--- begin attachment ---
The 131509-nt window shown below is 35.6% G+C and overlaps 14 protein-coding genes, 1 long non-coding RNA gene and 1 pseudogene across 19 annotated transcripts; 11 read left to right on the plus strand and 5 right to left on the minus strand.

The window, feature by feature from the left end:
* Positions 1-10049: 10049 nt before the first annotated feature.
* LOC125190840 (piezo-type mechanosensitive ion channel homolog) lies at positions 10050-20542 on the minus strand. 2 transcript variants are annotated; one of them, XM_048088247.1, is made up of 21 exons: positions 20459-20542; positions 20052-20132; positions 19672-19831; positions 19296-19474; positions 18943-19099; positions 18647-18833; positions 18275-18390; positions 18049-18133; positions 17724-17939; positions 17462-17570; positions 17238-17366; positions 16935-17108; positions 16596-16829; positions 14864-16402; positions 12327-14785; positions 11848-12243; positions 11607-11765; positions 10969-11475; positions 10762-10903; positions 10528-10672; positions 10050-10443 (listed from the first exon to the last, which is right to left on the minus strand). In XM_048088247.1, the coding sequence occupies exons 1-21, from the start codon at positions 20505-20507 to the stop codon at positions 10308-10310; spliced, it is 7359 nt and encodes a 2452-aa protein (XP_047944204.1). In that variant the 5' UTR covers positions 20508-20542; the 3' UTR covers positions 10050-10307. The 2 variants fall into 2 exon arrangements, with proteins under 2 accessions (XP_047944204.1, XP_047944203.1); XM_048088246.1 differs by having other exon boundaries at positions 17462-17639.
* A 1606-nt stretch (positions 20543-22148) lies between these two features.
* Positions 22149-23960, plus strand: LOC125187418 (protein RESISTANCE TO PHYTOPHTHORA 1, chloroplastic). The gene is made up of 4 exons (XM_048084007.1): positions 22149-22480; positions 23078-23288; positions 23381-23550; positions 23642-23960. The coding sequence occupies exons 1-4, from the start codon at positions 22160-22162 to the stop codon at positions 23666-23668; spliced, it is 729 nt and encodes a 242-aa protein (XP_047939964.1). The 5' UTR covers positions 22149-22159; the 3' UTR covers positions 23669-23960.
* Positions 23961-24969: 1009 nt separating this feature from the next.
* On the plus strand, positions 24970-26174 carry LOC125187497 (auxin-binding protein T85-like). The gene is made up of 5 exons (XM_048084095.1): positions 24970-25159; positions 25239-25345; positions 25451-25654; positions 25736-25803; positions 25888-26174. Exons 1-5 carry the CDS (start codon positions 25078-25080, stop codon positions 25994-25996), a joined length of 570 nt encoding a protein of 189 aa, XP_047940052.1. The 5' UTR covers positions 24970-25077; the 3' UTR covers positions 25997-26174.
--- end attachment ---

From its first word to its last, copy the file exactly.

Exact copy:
The 131509-nt window shown below is 35.6% G+C and overlaps 14 protein-coding genes, 1 long non-coding RNA gene and 1 pseudogene across 19 annotated transcripts; 11 read left to right on the plus strand and 5 right to left on the minus strand.

The window, feature by feature from the left end:
* Positions 1-10049: 10049 nt before the first annotated feature.
* LOC125190840 (piezo-type mechanosensitive ion channel homolog) lies at positions 10050-20542 on the minus strand. 2 transcript variants are annotated; one of them, XM_048088247.1, is made up of 21 exons: positions 20459-20542; positions 20052-20132; positions 19672-19831; positions 19296-19474; positions 18943-19099; positions 18647-18833; positions 18275-18390; positions 18049-18133; positions 17724-17939; positions 17462-17570; positions 17238-17366; positions 16935-17108; positions 16596-16829; positions 14864-16402; positions 12327-14785; positions 11848-12243; positions 11607-11765; positions 10969-11475; positions 10762-10903; positions 10528-10672; positions 10050-10443 (listed from the first exon to the last, which is right to left on the minus strand). In XM_048088247.1, the coding sequence occupies exons 1-21, from the start codon at positions 20505-20507 to the stop codon at positions 10308-10310; spliced, it is 7359 nt and encodes a 2452-aa protein (XP_047944204.1). In that variant the 5' UTR covers positions 20508-20542; the 3' UTR covers positions 10050-10307. The 2 variants fall into 2 exon arrangements, with proteins under 2 accessions (XP_047944204.1, XP_047944203.1); XM_048088246.1 differs by having other exon boundaries at positions 17462-17639.
* A 1606-nt stretch (positions 20543-22148) lies between these two features.
* Positions 22149-23960, plus strand: LOC125187418 (protein RESISTANCE TO PHYTOPHTHORA 1, chloroplastic). The gene is made up of 4 exons (XM_048084007.1): positions 22149-22480; positions 23078-23288; positions 23381-23550; positions 23642-23960. The coding sequence occupies exons 1-4, from the start codon at positions 22160-22162 to the stop codon at positions 23666-23668; spliced, it is 729 nt and encodes a 242-aa protein (XP_047939964.1). The 5' UTR covers positions 22149-22159; the 3' UTR covers positions 23669-23960.
* Positions 23961-24969: 1009 nt separating this feature from the next.
* On the plus strand, positions 24970-26174 carry LOC125187497 (auxin-binding protein T85-like). The gene is made up of 5 exons (XM_048084095.1): positions 24970-25159; positions 25239-25345; positions 25451-25654; positions 25736-25803; positions 25888-26174. Exons 1-5 carry the CDS (start codon positions 25078-25080, stop codon positions 25994-25996), a joined length of 570 nt encoding a protein of 189 aa, XP_047940052.1. The 5' UTR covers positions 24970-25077; the 3' UTR covers positions 25997-26174.